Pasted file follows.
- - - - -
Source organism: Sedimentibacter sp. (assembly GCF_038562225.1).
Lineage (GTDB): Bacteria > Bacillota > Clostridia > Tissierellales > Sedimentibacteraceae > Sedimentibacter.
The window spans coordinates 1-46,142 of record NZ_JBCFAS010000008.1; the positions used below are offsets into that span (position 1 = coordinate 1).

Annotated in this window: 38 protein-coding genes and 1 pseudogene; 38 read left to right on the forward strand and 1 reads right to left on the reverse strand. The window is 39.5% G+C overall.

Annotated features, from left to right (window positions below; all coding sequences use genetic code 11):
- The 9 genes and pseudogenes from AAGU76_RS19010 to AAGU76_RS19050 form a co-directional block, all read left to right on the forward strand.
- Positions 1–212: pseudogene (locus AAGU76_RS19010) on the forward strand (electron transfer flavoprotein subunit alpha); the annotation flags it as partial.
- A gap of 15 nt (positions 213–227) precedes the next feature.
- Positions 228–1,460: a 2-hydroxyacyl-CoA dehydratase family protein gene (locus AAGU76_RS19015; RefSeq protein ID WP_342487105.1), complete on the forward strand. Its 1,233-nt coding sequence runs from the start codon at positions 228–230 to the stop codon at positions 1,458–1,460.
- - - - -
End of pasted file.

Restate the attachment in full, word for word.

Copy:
Source organism: Sedimentibacter sp. (assembly GCF_038562225.1).
Lineage (GTDB): Bacteria > Bacillota > Clostridia > Tissierellales > Sedimentibacteraceae > Sedimentibacter.
The window spans coordinates 1-46,142 of record NZ_JBCFAS010000008.1; the positions used below are offsets into that span (position 1 = coordinate 1).

Annotated in this window: 38 protein-coding genes and 1 pseudogene; 38 read left to right on the forward strand and 1 reads right to left on the reverse strand. The window is 39.5% G+C overall.

Annotated features, from left to right (window positions below; all coding sequences use genetic code 11):
- The 9 genes and pseudogenes from AAGU76_RS19010 to AAGU76_RS19050 form a co-directional block, all read left to right on the forward strand.
- Positions 1–212: pseudogene (locus AAGU76_RS19010) on the forward strand (electron transfer flavoprotein subunit alpha); the annotation flags it as partial.
- A gap of 15 nt (positions 213–227) precedes the next feature.
- Positions 228–1,460: a 2-hydroxyacyl-CoA dehydratase family protein gene (locus AAGU76_RS19015; RefSeq protein ID WP_342487105.1), complete on the forward strand. Its 1,233-nt coding sequence runs from the start codon at positions 228–230 to the stop codon at positions 1,458–1,460.